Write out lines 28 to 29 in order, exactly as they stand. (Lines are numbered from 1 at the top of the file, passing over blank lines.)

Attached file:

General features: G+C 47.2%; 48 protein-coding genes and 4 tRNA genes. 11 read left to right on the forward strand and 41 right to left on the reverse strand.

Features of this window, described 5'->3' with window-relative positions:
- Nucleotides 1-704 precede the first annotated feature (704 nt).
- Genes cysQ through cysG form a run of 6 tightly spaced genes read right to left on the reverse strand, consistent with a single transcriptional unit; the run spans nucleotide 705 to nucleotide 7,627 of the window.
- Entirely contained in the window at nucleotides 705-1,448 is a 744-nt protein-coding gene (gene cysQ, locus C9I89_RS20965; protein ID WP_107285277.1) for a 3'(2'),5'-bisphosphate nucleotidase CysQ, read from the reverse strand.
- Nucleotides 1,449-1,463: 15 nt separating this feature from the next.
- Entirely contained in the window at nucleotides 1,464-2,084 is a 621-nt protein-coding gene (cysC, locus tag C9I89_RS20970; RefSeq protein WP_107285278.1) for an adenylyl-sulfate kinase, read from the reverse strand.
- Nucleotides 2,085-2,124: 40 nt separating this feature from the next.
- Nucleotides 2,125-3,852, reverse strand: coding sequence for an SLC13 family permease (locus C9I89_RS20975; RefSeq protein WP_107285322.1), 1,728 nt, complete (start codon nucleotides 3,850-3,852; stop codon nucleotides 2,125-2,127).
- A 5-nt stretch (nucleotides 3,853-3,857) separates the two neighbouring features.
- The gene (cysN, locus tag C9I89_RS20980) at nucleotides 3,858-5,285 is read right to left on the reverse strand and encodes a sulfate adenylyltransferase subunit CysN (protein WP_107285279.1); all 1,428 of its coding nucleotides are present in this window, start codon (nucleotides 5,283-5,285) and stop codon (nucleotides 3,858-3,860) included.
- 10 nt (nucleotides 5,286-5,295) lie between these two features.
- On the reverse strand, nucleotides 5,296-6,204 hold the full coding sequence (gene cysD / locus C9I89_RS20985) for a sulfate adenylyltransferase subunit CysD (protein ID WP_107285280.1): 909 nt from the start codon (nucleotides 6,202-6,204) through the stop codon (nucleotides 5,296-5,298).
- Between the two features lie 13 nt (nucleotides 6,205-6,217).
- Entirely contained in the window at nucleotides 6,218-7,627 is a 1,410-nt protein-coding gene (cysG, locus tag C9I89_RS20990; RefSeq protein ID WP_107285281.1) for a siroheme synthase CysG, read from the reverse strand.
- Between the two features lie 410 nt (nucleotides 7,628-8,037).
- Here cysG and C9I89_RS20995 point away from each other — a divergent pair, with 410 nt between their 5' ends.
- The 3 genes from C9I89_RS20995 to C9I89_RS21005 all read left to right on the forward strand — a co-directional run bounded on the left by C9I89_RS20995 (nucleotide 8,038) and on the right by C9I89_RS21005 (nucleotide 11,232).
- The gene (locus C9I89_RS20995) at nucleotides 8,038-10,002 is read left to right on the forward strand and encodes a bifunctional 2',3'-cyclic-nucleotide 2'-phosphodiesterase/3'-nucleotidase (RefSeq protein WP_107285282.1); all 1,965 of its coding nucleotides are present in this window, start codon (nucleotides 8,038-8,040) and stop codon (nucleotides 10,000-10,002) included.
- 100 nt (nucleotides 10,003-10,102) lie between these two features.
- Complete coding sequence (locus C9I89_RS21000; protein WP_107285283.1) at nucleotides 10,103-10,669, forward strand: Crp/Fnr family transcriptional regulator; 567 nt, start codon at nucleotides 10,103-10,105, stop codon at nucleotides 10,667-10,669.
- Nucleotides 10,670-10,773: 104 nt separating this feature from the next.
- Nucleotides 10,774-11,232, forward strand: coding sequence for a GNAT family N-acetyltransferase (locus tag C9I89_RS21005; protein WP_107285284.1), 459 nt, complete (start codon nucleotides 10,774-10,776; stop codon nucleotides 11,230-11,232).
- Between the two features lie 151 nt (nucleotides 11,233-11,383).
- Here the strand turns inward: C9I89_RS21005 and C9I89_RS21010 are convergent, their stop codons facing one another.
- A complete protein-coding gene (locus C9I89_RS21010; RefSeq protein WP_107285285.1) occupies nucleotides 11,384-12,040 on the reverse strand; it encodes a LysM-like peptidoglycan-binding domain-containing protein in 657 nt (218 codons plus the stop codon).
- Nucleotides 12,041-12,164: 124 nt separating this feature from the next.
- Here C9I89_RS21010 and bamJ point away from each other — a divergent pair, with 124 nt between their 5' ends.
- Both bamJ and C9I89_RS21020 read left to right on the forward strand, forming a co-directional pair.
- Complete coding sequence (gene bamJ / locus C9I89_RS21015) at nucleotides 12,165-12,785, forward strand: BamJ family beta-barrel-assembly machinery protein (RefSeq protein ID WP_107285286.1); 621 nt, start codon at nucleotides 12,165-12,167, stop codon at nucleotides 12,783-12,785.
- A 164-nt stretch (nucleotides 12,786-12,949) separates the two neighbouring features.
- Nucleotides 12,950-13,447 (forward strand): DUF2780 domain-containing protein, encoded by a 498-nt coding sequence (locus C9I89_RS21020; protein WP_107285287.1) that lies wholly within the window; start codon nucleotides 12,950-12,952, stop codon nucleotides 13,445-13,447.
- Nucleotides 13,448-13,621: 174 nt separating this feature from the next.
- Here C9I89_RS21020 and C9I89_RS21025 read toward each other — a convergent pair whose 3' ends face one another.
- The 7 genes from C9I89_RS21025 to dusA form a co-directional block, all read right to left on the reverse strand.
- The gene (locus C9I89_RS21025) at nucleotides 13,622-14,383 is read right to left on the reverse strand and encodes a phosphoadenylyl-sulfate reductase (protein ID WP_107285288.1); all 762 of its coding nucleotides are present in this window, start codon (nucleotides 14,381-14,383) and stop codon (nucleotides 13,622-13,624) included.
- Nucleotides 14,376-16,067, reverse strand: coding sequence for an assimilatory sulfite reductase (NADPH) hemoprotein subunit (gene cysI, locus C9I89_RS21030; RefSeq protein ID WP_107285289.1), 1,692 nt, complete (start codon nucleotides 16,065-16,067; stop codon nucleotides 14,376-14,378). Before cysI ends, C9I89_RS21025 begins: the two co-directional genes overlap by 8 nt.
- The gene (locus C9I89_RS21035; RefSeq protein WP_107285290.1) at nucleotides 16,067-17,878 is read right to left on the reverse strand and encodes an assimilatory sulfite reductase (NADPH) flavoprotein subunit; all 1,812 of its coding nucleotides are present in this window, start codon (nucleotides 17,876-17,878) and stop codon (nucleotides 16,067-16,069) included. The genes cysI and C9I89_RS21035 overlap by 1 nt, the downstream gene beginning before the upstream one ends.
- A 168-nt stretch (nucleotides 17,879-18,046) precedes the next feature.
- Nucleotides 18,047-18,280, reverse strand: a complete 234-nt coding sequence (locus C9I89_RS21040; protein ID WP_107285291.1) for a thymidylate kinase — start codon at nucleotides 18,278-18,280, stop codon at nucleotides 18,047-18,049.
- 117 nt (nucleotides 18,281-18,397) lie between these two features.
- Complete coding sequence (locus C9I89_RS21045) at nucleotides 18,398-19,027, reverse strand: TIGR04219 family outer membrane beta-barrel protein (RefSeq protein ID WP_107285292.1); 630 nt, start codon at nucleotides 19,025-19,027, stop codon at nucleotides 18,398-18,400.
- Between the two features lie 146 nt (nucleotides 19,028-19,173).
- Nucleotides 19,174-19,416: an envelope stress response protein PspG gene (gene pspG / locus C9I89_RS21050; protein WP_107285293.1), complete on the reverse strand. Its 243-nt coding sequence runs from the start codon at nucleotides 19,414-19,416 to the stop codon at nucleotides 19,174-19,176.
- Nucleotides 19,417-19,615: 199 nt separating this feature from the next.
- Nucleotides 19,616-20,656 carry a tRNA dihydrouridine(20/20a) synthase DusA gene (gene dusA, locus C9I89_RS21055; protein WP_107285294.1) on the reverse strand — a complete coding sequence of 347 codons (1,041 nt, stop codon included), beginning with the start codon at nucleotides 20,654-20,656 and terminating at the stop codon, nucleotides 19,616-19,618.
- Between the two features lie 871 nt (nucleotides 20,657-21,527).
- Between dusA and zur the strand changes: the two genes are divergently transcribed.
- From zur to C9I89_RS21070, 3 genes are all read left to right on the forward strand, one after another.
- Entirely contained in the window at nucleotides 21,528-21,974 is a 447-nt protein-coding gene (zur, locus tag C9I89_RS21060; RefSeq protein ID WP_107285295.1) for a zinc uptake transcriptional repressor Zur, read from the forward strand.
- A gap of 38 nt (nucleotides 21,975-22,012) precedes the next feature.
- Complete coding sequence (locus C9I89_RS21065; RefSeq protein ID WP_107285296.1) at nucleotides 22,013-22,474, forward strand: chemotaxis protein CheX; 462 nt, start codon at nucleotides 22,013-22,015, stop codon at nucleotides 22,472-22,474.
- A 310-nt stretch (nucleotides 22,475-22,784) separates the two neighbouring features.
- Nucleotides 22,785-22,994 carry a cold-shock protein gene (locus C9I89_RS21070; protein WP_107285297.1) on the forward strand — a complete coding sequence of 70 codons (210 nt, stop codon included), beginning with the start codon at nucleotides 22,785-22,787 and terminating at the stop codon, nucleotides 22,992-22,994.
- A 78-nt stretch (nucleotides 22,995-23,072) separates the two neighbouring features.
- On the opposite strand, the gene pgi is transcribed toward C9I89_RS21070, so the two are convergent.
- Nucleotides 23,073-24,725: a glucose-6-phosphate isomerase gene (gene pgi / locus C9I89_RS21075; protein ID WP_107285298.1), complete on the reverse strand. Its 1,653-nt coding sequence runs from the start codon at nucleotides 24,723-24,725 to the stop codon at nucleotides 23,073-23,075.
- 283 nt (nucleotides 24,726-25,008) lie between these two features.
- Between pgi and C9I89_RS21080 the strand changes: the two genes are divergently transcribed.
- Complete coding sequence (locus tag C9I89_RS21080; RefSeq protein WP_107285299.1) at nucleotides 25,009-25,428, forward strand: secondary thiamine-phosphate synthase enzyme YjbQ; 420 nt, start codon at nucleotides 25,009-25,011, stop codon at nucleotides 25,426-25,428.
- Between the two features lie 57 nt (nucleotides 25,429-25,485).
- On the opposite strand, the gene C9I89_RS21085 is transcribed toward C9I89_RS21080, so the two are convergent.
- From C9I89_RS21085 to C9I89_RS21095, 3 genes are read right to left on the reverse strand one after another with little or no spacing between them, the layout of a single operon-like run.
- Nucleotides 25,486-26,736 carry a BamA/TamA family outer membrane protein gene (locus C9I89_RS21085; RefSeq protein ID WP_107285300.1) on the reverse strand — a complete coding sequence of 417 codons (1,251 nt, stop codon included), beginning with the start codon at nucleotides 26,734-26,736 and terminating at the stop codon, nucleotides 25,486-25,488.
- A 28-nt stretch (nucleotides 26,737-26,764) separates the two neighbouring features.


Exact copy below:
- Here C9I89_RS21010 and bamJ point away from each other — a divergent pair, with 124 nt between their 5' ends.
- Both bamJ and C9I89_RS21020 read left to right on the forward strand, forming a co-directional pair.